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See Below from the above webpage concerning money exchange at Ellis Island
Step Four: Beyond Ellis Island
Those with landing cards pinned on their clothes next moved to the Money Exchange. Here six cashiers exchanged gold, silver and paper money, from countries all over Europe, for American dollars, based on the day’s official rates, which were posted on a blackboard.
For immigrants traveling to cities or towns beyond New York City, the next stop was the railroad ticket office, where a dozen agents collectively sold as many as 25 tickets per minute on the busiest days. Immigrants could wait in areas marked for each independent railroad line in the ferry terminal. When it was reasonably near the time for their train’s departure, they would be ferried on barges to the train terminals in Jersey City or Hoboken. Immigrants going to New England went on the ferry to Manhattan.
All that remained was to make arrangements for their trunks, which were stored in the Baggage Room, to be sent on to their final destinations.
Finally! With admittance cards, railroad or ferry passes and box lunches in hand, the immigrants’ journey to and through Ellis Island was complete. For many it had begun months or even years before. Some, of course, still had more traveling ahead of them—to the rocky shores of New England, to the great plains of the Midwest or to the orange groves of California.
But whatever lay ahead, in their hearts they could read the invisible sign that proclaimed, “Welcome to America.”
For information on Ellis Island immigration records covering 1892–1924, please visit the American Family Immigration History Center® at the Ellis Island Immigration Museum and online at ellisisland.org. For Ellis Island immigration records after 1924, contact the National Archives, Northeast Region, 201 Varick Street, 12th Floor, New York, NY 10014; call (866) 840-1752 or (212) 401-1620; or visit nara.gov.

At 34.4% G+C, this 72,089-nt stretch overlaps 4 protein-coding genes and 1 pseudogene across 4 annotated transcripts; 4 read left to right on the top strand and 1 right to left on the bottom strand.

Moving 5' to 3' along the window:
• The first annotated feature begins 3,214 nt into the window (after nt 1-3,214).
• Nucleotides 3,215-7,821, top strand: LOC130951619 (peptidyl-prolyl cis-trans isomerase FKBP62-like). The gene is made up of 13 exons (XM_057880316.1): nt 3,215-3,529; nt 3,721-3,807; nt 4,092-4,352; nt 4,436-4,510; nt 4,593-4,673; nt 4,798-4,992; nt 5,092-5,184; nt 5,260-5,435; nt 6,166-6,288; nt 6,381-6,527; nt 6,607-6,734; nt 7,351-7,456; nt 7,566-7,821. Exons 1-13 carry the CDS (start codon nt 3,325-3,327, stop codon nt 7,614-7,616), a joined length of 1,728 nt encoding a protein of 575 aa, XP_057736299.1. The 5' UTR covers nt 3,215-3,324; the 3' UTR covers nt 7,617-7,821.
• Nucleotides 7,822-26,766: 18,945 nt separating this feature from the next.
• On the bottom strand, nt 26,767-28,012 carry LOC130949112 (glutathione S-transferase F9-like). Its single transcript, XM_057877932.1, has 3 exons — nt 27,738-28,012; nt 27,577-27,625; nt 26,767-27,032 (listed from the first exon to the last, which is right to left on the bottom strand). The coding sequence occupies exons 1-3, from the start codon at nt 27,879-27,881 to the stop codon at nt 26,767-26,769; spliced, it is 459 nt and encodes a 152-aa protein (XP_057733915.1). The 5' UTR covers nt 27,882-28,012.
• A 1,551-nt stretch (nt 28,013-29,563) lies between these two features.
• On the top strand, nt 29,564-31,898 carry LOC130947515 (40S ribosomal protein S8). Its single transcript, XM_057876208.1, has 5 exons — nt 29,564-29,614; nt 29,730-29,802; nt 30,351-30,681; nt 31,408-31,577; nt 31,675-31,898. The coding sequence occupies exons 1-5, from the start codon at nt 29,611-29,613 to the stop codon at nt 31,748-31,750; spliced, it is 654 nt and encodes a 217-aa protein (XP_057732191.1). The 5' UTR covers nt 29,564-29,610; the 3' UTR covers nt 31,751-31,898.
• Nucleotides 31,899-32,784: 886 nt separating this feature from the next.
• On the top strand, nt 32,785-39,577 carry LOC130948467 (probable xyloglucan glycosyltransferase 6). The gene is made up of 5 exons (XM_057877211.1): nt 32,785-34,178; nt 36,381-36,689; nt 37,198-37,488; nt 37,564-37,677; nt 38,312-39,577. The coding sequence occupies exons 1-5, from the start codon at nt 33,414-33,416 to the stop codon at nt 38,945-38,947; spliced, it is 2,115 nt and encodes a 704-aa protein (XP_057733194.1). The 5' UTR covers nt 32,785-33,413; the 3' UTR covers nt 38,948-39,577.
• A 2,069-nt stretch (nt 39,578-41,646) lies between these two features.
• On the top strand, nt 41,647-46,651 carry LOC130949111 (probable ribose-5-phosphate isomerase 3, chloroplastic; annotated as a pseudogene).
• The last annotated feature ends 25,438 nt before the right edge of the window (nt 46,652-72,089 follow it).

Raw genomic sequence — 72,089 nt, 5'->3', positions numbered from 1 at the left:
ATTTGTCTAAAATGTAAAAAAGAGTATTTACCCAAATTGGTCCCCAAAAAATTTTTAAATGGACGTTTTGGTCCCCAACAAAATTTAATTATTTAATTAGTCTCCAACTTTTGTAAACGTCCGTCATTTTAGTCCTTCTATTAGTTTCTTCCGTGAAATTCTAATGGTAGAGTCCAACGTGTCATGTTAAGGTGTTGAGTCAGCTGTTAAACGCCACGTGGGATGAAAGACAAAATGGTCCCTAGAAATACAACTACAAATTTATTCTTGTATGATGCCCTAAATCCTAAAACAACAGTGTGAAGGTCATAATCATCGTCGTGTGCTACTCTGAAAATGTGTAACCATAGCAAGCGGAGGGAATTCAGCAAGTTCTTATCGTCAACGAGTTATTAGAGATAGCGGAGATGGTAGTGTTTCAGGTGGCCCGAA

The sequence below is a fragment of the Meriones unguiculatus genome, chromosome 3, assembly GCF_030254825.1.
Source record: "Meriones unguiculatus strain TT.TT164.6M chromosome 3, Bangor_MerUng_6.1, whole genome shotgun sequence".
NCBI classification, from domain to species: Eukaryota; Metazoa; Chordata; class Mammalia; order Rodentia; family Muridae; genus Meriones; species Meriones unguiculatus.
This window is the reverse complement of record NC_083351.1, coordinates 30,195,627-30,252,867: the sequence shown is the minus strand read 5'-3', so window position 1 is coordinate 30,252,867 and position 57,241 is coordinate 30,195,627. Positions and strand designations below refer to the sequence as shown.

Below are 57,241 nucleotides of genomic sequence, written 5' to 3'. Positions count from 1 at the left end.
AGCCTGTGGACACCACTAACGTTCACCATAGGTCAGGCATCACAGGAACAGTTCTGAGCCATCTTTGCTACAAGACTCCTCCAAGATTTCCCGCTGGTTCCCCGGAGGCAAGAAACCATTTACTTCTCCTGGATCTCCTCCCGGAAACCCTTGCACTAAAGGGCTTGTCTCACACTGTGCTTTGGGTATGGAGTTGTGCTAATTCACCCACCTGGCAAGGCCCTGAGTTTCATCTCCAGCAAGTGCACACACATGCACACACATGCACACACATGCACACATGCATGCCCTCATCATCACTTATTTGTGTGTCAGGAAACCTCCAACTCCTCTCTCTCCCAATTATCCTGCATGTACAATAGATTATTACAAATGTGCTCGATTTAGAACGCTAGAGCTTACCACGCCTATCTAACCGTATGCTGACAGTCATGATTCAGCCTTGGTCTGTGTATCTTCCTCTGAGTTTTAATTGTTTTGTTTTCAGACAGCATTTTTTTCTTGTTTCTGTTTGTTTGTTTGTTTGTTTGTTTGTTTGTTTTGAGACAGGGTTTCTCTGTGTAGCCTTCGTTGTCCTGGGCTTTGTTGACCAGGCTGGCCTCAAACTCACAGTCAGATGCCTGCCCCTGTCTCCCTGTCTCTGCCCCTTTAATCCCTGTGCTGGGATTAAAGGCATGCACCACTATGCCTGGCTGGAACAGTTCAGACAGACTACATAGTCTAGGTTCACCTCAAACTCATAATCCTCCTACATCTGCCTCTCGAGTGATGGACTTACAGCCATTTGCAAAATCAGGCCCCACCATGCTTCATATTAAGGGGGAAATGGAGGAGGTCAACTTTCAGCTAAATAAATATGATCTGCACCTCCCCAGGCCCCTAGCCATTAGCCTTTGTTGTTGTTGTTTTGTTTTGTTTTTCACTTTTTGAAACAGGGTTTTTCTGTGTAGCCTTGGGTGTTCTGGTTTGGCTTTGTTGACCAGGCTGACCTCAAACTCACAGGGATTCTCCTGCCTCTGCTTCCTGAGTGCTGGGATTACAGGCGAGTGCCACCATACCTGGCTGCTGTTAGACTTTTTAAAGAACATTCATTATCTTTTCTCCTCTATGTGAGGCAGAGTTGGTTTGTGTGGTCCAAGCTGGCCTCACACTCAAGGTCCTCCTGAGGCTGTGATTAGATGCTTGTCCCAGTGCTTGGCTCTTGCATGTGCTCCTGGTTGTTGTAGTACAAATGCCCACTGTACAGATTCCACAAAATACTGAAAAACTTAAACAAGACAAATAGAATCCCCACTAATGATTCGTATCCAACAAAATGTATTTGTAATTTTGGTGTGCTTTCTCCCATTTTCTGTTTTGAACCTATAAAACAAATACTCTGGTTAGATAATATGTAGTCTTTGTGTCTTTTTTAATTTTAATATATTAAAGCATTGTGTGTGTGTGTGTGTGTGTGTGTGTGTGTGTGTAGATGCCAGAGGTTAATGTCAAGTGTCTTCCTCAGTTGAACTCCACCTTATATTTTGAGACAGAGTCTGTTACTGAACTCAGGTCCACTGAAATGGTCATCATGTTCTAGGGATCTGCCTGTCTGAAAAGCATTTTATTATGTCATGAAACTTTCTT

Dear Mr. Storch,
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Documentation of immigrants entering the United States varied significantly from 1789-1819 because there was not a singular entity creating and maintaining records of immigrants. Until January 1820, the United States government did not require passenger lists, but the new Steerage Act of 1819 required the master of a ship to provide a manifest of passengers that boarded at foreign ports. In the case of the port of New York, immigrant processing centers were not established until the creation of Castle Garden in 1855 and then Ellis Island in 1890. Due to this fact, many newly arriving immigrants would have been susceptible to whatever money changers were available at the port, or would have had to wait until they found a bank willing to exchange their currency.
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